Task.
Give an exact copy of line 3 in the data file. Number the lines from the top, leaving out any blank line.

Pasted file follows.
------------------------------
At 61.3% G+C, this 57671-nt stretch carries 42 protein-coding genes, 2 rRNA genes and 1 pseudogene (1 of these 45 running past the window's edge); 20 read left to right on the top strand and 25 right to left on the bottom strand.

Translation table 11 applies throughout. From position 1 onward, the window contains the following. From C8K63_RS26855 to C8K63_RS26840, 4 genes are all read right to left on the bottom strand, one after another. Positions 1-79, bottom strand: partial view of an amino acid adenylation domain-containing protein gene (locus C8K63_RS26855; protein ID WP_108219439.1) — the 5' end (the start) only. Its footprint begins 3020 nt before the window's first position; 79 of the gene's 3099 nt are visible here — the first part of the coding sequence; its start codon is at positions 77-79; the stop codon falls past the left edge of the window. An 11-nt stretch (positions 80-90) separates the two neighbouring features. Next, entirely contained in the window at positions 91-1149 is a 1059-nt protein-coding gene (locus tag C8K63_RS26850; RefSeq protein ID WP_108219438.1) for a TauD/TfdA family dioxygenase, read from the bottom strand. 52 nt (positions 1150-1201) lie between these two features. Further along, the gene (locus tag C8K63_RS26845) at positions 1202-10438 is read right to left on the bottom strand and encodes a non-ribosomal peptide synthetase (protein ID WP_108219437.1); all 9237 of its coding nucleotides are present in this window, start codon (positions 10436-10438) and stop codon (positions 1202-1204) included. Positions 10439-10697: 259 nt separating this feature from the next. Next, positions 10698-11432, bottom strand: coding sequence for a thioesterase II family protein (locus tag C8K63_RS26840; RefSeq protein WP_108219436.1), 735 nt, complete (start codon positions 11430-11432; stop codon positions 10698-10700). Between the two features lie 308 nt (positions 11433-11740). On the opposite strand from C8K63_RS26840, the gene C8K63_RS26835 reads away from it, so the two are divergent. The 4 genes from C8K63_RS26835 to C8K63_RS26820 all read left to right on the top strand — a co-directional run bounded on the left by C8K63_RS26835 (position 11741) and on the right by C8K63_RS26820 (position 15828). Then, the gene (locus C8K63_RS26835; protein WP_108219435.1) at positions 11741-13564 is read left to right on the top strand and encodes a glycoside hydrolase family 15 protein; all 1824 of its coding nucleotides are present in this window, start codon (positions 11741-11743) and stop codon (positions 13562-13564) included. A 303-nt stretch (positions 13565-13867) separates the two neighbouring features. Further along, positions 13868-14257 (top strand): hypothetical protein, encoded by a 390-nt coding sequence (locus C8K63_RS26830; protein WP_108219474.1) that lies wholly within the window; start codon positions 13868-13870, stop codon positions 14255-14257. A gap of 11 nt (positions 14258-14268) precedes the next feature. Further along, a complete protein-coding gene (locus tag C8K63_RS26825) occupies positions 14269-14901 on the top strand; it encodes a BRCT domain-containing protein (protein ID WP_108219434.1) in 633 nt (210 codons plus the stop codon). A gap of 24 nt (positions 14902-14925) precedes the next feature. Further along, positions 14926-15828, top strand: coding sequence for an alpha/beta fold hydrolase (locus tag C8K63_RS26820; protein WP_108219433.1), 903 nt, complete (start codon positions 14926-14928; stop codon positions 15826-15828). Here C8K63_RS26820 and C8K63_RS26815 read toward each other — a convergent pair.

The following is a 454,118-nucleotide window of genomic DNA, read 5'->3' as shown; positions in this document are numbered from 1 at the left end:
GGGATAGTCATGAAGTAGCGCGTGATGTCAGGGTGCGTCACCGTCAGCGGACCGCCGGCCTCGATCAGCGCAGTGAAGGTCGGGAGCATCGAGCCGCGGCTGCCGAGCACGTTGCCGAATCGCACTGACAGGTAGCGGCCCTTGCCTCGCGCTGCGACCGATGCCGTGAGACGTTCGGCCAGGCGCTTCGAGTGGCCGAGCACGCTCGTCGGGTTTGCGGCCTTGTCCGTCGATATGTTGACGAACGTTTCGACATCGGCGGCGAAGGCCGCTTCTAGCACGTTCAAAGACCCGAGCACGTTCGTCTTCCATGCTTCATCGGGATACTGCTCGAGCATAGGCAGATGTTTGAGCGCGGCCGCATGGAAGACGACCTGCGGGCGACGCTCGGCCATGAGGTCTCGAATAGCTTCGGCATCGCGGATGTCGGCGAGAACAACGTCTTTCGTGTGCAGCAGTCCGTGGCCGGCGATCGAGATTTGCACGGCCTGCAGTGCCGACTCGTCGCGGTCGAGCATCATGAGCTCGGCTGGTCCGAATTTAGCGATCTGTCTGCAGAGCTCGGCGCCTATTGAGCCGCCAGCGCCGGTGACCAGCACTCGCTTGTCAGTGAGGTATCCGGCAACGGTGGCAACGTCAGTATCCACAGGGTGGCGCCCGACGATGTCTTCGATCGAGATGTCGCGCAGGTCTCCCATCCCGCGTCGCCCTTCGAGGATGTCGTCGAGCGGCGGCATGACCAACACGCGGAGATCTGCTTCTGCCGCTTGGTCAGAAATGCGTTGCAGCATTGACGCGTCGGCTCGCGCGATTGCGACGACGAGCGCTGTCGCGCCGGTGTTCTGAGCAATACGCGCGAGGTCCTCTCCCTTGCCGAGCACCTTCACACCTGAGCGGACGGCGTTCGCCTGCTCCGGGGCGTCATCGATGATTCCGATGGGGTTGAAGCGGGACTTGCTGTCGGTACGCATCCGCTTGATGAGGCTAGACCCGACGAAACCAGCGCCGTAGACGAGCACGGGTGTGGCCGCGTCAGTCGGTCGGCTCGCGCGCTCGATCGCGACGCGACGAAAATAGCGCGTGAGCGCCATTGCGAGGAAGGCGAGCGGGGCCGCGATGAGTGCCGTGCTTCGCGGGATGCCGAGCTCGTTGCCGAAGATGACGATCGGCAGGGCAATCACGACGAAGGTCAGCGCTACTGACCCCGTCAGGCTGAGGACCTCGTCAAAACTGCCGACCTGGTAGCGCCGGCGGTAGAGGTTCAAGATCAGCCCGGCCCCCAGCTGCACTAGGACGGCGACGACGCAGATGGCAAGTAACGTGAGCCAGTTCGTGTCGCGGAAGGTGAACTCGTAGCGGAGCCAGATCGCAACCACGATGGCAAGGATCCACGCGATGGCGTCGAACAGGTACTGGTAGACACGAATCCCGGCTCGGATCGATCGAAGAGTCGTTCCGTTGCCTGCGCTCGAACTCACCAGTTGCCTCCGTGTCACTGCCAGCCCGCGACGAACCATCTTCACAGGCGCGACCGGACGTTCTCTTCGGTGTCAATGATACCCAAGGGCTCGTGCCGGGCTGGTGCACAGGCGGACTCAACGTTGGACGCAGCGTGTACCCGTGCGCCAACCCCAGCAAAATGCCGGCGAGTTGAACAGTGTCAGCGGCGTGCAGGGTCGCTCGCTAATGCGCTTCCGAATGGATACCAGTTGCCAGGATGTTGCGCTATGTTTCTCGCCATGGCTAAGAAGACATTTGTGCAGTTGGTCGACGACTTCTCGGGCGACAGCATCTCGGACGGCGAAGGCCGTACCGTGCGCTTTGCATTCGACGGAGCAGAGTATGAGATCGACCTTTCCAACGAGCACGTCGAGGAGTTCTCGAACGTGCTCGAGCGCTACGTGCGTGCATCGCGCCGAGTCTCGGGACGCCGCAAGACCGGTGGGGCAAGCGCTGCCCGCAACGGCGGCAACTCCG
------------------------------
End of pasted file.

The following is a 454,118-nucleotide window of genomic DNA, read 5'->3' as shown; positions in this document are numbered from 1 at the left end: